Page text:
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I have just run into an interesting situation at work that shot to hell my understanding of how apache2 executes php files.

I was under the impression that apache2 would determine the correct file type and run it through the correct file parser. This would allow the parser to do the actual execution, and because of that it was my understanding that the php files being executed by apache only needed read rights.


take a simple php file with 744 rights

echo "test";

executing that with ./test.php issues a permission denied.

but executing it with /usr/bin/php test.php works fine.

change the rights to 755 and it executes correctly with ./test.php

This seems to be the same thing that is happening when apache executes the file. it is returning a forbidden error.

so finally.. here comes the questions.

How does apache actually handle and pass off requests for files?

How does it hand the file to the correct parser?

Why does it need execute rights? Obviously the parser isnt only reading the file as I originally anticipated.

Be gentle please.. I THOUGHT I knew this stuff.

share|improve this question
Who owns the file, you, root, or the Apache user (usually www-data)? – Breakthrough May 15 '12 at 21:41
up vote 1 down vote accepted

1) The execute perms on the file mean nothing to apache. That's just for the kernel to know how to execute the file if you try to exec it (say, through the shell). As long as you have read perms where apache can read it, you're fine.

EDIT the read perms were the important thing - apache needs execute perms on the directories all the way up to the root. For a directory, execute means searchable, and apache needs search perms on the directory to look for the file.

2) Apache doesn't 'pass off' the files. It doesn't execute them. You have an embedded interpreter in apache that can handle PHP files. This happens within the apache process. It gets configured this way:

You add the module:

LoadModule php5_module        libexec/

The module is compiled/created to know how to deal with parsing php. It is linked with the php interpreter, and basically consists of glue code for PHP to talk to apache, in the manner apache expects. The PHP module specifically knows how to deal with two MIME types, application/x-httpd-php and application/x-httpd-php-source. So, now you have to tell apache how to connect php files to the module. This is typically done with:

<IfModule mod_php5.c>
   AddType application/x-httpd-php .php
   AddType application/x-httpd-php-source .phps

So, now we told apache to pass .php files to the PHP processor. Is going by suffix the only way? No, you could configure any directories to have all PHP files, or the entire server. But this makes the most sense. Also, notice that we don't care about the shebang line (#!/usr/bin/php). We're configured for file extension only.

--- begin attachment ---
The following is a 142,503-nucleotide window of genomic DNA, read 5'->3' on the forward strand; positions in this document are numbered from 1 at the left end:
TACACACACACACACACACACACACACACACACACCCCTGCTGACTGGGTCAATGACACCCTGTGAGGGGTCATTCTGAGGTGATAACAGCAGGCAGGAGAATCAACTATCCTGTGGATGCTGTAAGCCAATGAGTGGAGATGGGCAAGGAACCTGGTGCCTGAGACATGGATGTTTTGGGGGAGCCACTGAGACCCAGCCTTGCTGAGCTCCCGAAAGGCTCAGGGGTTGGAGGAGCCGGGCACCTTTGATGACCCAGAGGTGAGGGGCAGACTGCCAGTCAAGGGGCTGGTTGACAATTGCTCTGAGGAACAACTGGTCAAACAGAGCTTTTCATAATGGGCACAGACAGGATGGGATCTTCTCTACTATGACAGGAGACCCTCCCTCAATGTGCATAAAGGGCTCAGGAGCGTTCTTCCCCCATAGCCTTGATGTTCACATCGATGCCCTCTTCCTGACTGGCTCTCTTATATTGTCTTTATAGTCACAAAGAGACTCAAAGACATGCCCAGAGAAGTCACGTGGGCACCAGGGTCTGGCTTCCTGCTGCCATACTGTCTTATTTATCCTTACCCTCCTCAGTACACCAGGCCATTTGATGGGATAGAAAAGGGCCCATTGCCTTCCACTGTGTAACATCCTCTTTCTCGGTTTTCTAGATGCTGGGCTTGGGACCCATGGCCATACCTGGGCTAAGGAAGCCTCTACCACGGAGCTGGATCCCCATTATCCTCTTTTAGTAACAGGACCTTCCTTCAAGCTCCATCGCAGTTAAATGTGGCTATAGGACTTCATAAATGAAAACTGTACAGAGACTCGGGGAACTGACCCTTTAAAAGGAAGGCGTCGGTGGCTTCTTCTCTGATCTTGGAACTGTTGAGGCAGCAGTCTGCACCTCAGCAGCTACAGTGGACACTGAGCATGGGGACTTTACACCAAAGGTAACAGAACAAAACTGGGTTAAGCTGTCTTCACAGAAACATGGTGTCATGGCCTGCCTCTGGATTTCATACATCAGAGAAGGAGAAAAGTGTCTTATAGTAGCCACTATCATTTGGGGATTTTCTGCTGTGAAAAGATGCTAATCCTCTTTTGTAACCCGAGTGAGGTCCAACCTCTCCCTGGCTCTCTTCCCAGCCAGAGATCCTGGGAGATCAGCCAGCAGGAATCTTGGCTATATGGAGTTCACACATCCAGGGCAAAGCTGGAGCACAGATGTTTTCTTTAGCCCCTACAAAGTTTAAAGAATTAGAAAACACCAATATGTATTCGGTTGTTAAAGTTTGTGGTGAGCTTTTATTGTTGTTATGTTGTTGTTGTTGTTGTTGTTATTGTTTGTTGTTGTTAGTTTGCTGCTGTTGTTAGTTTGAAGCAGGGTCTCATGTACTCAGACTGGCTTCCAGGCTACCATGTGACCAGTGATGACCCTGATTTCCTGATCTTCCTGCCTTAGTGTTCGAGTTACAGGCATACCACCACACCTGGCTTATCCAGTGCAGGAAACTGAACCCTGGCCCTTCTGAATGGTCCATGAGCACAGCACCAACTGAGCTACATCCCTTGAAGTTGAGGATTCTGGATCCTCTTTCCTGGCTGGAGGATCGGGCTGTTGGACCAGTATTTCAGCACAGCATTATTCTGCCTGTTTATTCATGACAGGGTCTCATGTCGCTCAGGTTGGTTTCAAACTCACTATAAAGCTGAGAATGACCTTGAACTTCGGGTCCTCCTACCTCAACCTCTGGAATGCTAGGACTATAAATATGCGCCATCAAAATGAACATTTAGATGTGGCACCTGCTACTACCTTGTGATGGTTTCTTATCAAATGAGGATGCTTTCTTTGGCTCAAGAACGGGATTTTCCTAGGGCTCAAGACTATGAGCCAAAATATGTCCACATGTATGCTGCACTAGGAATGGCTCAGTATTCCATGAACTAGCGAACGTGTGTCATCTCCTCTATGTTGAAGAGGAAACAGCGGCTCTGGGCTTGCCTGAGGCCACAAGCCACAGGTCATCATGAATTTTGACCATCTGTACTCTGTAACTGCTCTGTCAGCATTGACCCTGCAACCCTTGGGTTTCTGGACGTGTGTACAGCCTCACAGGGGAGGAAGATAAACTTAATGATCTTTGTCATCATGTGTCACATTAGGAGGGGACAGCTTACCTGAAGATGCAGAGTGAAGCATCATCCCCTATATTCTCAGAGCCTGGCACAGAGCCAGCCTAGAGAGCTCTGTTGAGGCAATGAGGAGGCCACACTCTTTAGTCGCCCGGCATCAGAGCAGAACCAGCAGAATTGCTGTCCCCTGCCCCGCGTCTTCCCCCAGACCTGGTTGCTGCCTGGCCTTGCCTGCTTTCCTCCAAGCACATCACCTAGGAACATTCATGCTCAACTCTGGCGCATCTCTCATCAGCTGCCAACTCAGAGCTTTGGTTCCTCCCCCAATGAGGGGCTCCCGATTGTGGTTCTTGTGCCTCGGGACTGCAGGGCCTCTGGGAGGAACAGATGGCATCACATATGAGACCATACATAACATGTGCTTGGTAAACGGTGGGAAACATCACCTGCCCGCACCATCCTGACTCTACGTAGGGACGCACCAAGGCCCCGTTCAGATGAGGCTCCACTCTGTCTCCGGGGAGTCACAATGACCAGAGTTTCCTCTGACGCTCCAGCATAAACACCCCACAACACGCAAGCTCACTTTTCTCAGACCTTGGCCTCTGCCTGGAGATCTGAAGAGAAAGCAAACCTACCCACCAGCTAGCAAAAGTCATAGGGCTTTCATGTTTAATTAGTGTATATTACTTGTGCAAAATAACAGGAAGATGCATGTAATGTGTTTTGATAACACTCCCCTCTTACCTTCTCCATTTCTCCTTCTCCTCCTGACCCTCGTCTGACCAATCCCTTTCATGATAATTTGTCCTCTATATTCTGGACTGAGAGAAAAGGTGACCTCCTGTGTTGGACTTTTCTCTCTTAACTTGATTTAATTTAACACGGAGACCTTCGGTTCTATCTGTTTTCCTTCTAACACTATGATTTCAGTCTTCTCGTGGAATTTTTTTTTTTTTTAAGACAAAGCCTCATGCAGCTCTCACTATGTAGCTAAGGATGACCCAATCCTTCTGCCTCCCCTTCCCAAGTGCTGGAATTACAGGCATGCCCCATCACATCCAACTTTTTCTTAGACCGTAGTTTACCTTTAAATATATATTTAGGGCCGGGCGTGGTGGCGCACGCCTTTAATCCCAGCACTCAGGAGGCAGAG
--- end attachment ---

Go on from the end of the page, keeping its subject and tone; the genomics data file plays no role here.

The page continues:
3) OK, so why do you have the forbidden error? I don't know. There are many reasons why this could be. Have you checked the error log? Do you have the proper perms on the filesystem directory, where the apache process can read dirs all the way up to root? Do you have the proper perms in the config files? I'd check the error logs.


I think I understand your confusion...

There are two ways of generating dynamic content through apache. One is through an embedded interpreter, like PHP. Perl and python are also common embedded interpreters. The webserver has the interpreter loading into the httpd process, using a glue module (mod_php, mod_perl, etc). The code is not "executed" but it is loaded, parsed and interpreted within the httpd process.

The second way is through a CGI script. In this case, apache does execute the file. The glue in this case is environment variables (apache sets some flags) and possibly standard input to the script. To send back to apache, you send content on standard out, which apache adds light decorations and sends to the client, and you send errors on stderr, which apache appends to it's error_log. The CGI spec dictates the rules on how this "glue" works. In this case, you are executing a file, so the execute permissions on the file are important to apache.

CGI is less common than it used to be. The advantages of CGI are that it's an isolated process from the webserver. It can't cause any damage to it (well, as long as parses the output securely). The disadvantages are the isolation. I need to fork/exec for every run (though there are some schemes called fastCGI that help this). PHP (among some others) also has a different coding model, where you add a bit of code to HTML, instead of writing a huge script and pushing out HTML from there. This makes it easier for most people to write, which is a big part of why PHP is so popular on the web.

share|improve this answer
That makes plenty of sense. What I don't understand is the forbidden error. permissions were 744 recursively through the directory. It did indeed need me to set it to 755 before it started functioning. – steve May 15 '12 at 21:50
@steve If the DIRECTORY perms don't have execute bit, then there is a problem in 'searching' files. Then i could see your issue, apache couldn't find the file due to directory perms. The file perms only need to be readable. – Rich Homolka May 15 '12 at 21:57
thank you sir, you are the man – steve May 15 '12 at 22:06
@steve Ha, thanks, but not so sure about that. just been around for a while. I've been using apache since 1996 or so, possibly a bit earlier. Installing webservers in general since 1993. – Rich Homolka May 15 '12 at 22:14

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